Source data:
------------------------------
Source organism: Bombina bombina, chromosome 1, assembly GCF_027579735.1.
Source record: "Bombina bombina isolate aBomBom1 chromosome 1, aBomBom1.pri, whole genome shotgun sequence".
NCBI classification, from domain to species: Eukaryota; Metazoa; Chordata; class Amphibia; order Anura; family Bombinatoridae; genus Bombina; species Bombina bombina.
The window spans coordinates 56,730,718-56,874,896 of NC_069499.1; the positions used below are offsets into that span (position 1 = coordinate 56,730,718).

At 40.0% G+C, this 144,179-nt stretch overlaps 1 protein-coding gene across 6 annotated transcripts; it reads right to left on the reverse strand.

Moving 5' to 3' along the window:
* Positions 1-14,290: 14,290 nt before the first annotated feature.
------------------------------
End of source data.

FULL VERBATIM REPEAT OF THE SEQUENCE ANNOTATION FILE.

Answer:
Source organism: Bombina bombina, chromosome 1, assembly GCF_027579735.1.
Source record: "Bombina bombina isolate aBomBom1 chromosome 1, aBomBom1.pri, whole genome shotgun sequence".
NCBI classification, from domain to species: Eukaryota; Metazoa; Chordata; class Amphibia; order Anura; family Bombinatoridae; genus Bombina; species Bombina bombina.
The window spans coordinates 56,730,718-56,874,896 of NC_069499.1; the positions used below are offsets into that span (position 1 = coordinate 56,730,718).

At 40.0% G+C, this 144,179-nt stretch overlaps 1 protein-coding gene across 6 annotated transcripts; it reads right to left on the reverse strand.

Moving 5' to 3' along the window:
* Positions 1-14,290: 14,290 nt before the first annotated feature.